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(Answered) Road King Truck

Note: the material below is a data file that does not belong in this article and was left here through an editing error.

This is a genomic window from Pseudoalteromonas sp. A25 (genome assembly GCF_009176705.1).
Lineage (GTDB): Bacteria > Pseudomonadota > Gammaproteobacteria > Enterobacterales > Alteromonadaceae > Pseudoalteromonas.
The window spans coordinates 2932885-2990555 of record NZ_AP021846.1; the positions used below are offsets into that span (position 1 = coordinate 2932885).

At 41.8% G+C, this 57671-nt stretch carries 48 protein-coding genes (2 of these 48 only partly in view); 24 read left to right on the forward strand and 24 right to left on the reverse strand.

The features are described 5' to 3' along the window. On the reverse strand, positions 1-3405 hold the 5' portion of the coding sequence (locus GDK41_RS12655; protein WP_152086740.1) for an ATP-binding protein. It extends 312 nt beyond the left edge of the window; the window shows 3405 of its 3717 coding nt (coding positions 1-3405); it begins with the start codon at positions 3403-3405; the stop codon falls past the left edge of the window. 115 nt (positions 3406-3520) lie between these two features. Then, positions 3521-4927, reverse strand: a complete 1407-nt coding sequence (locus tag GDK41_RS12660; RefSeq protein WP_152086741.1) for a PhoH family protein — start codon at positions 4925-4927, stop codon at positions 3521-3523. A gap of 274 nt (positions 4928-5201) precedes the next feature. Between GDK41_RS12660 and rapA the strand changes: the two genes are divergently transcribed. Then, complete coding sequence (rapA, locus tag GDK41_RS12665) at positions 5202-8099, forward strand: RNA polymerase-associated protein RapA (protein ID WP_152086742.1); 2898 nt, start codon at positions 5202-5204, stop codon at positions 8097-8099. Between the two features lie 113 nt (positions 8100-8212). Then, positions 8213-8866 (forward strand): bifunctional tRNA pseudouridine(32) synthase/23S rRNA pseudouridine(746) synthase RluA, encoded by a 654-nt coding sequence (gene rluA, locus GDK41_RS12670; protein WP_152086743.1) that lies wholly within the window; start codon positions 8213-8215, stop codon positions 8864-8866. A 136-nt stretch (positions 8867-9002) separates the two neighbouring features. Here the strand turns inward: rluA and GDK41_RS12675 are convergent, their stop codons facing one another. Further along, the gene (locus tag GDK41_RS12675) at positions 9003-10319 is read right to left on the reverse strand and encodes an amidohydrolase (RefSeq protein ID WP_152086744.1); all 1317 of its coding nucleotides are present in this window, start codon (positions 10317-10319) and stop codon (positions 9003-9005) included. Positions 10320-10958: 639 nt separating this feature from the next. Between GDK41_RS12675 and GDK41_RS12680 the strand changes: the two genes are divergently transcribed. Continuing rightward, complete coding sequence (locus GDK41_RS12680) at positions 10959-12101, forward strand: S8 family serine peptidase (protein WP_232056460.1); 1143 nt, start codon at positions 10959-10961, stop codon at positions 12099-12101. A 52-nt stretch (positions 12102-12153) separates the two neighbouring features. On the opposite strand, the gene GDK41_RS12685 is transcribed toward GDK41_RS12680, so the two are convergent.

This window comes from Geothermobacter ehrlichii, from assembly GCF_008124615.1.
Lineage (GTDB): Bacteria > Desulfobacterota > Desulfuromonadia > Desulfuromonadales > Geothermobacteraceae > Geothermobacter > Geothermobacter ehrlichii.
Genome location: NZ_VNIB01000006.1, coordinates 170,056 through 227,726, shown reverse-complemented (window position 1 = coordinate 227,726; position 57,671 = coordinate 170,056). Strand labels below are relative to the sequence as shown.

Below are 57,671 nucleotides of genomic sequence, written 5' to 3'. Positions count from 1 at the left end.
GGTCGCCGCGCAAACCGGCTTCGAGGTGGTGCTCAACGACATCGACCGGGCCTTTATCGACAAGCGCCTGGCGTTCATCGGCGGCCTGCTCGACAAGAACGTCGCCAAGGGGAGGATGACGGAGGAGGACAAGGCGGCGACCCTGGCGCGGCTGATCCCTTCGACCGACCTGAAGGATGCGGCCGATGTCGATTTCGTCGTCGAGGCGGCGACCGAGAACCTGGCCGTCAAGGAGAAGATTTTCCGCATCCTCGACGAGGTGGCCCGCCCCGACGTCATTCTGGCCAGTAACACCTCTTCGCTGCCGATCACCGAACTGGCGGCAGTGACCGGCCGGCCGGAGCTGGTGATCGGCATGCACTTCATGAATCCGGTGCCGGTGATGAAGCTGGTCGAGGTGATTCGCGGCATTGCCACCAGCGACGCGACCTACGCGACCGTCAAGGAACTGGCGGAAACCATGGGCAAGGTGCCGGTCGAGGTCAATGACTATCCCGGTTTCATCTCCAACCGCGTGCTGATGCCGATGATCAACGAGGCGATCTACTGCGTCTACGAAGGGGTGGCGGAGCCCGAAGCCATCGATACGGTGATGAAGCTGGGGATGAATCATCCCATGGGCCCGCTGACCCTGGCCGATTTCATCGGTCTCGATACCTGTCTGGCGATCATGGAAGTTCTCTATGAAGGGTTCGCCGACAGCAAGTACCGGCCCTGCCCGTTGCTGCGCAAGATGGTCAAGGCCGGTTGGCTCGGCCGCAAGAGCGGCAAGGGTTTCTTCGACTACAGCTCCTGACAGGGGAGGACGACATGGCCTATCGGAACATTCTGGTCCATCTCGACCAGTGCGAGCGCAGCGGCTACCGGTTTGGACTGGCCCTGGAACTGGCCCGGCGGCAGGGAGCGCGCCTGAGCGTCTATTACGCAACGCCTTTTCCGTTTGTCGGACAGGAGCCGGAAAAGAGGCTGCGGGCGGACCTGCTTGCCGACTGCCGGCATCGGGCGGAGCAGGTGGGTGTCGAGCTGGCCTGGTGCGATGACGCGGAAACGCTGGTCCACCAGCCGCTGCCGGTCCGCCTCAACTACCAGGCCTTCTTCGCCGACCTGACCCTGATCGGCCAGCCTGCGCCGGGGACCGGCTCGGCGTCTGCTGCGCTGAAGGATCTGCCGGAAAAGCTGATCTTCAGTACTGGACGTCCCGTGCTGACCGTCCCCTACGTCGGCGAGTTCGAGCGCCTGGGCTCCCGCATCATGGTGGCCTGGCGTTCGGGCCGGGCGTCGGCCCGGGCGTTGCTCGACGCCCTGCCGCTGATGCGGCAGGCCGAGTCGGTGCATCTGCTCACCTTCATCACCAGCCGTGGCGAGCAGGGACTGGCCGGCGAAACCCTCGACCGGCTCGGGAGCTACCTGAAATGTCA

GJS File: Road King Trucks Rev 2.doc Last Revised: 4/30/2010 ASSESSMENT INSTRUMENT BUS 500D Road King Trucks Introduction Michael Livingston has recently been hired as the CEO of Road King Trucks, Inc. Previously he had been the marketing manager for a large manufacturing company and had established a reputation fo r identifying new consumer trends. Road King Trucks Inc. is a California-based truck manufacturi ng company. The company is well known for manufacturing large, heavy-dut y trucks at a reas onable cost. One of its greatest achievements is that its trucks can be eas ily modified or customized for different applications. Road King Truc ks also builds school buses. The company is considering an expansion of its current product line to include transit buses. Mr. Livingston feels th at due to high gasoline prices, commuters will be more willing to consider using mass transit instead of using their cars to commute to work. Company Profile Road King Trucks, Inc. was established by th e Smith brothers in 1880 as the California Wagon Company. The firm started manufactu ring horse-drawn wa gons to serve the growing population in California. The brothe rs quickly realized that the times were changing, so they started looking for the t echnologies that would keep them at the forefront of their field of business. In 1915, the Smith brothers decided that they needed to make trucks as replacements for the wagons, because trucks were starting to serve the same uses as wagons, and the wagon industry wa s not going to be vi able in the longer term. The company started making school buses in the early 1940?s. Most manufacturers had been commissioned by the government to produ ce different large vehicles to support World War II operations. Road King Trucks opt ed to produce buses. It was an easy decision to make, since the buses would us e common parts with the company?s trucks, and the customers were local governments. Starting in the 1950?s, the school bus business accounted for about 50% of Road King Trucks? revenues. The Transit Bus Opportunity Mr. Livingston arranged a meeting with the fi rm?s top management, as well as the chief design and manufacturing engineers to pr opose his new product. He presented an argument that more individuals in the United States and Canada would be willing to use public transportation than before, because pe ople were becoming more environmentally conscious. Also, recent increases in fuel cost s seemed to be long lasting. This was an opportunity to get people hooked on transit buses, as he put it. The proposal under consideration was for the in troduction of a large, public transport bus. To distinguish Road King Trucks from other manufacturers, the proposal included details about the level of comfort, air-conditioning, efficiency, and quietness of operation that needed to be developed. GJS File: Road King Trucks Rev 2.doc Last Revised: 4/30/2010 Mr. Phillips and Mr. Lopez, the two engineer s, reacted enthusiastically and quickly pointed out that the bus coul d be based on the company?s tr ucks. The frame currently used for building the trucks could be modifi ed to accommodate buses at a relatively low cost. The marketing vice president, Mr. Chen, pointed out that a marketing analysis could be done quickly, and at a reasonable cost. At this point, Mr. Livingston charged the participants in the meeting to produce a financial plan for the development and production of a transit bus. Public Transportation The use of public transporta tion had declined steadily si nce the 1950?s. Most people were opting to use their persona l vehicles for all of their tr ansportation needs. Recently, however, most of the metropolitan areas in the United State and Canada, the target markets for the new bus, had become more and more congested;and parking, which was already very expensive, was becoming scarce. This combination of trends has renewed the public?s interest in good and reliable public transportation. Several municipalities have been campaigning to their residents and commuters that they should use public tr ansportation for business commuting, and only use their cars for shopping and w eekend activities. However, such campaigns need to be supported by making high quality public transp ortation available to the target riders. The Decision Three weeks after the in itial meeting, the vice presidents presented the sales and cost forecasts shown in the attached exhibits. The information presented contains the cost of production, financing informati on, and warranty cost estimates. The proposals also contained two engine options for the engines: The Detroit engine, and the Marcus engine. The Detroit engine was more expensive to in stall, but had a lower warranty cost. The Marcus engine was less expensive to install, but had a higher warranty cost. This begged the question: Which engine should be used? Issues and Analyses Mr. Livingston noticed that there was a grea t deal of enthusiasm among the management group about the transit bus opportunity, but his cautious nature told him to also seek a more objective viewpoint. Consequently, he sought out you to analyze the proposed project and provide your recommendations direc tly to him. The issues he wants you to address in your analysis and report are the following: 1) How much importance should be gi ven to the energy cost situation? 2) What are the project?s cash flows for th e next twenty years? What assumptions did you use? 3) What is the company?s cost of capital? What is the appropriate discount factor (which may be different) for you to use in evaluating the bus project? 4) If you decide to go ahead with the project, which of the two engines should be used in the bus, and why? 5) Evaluate the quality of the project, by using appropriate capital budgeting techniques. GJS File: Road King Trucks Rev 2.doc Last Revised: 4/30/2010 6) Would you recommend that Road King Truc ks accept or reject the project? What are the key factors on which you base your recommendation? Your final report is due in Blackboard on Thursday December 15 @ 3:00 PM., also please bring a hard copy of you r paper to class on December 15. GJS File: Road King Trucks Rev 2.doc Last Revised: 4/30/2010 Exhibit 1: Sale s and Cost Forecast The sales forecast is based on projected levels of demand. All the numbers are expressed in today?s dollars. The forecasted average inflation per year is 3.5%. Price per bus $220,000 Units sold per year 11,000 Labor cost per bus $50,000 Components & Parts $95,000 Selling General & Administrative $250,000,000 NOTE: Average warranty cost per year pe r bus for the first five years is $1,000. The present value of this cost will be used as a cost figure for each bus. Afterwards, the bus operator will become responsib le the repairs on the buses. The buses can be produced for twenty years. Afterwards, the desi gns become obsolete. Engine choices Engine Detroit engines Marcus engines Price per engine, incl uding installation $20,000 $18,000 Average annual warranty cost per year for five years. Afterwards, the bus operator will become responsible for the repairs on the buses.* $1,000 $1,500 The chosen engine will be installed in every bus and will become a cost figure for each bus. NOTE: The engine manufacturers are not providing Road King Trucks with any warranty. However, Road King Trucks will pr ovide a warranty to its customers. After the initial five years, the bus operators ma y purchase an extende d warranty from any insurance company that offers such packages. GJS File: Road King Trucks Rev 2.doc Last Revised: 4/30/2010 Exhibit 2: Investment Needs To implement the project, the firm has to inve st funds as shown in the following table: Year 0 Year 1 Year 2 Year 3 $400 million* plus the land the company owns** $500 million* $200 million* $100 million Production and selling of buses starts * Road King Trucks estimated that it would co st a total of $1 billio n to build the factory and purchase the necessary equipment to produce the buses. The other $200 million investment, divided equally in years 2 and 3, is for non-depreci able labor training costs. Such investment is treated as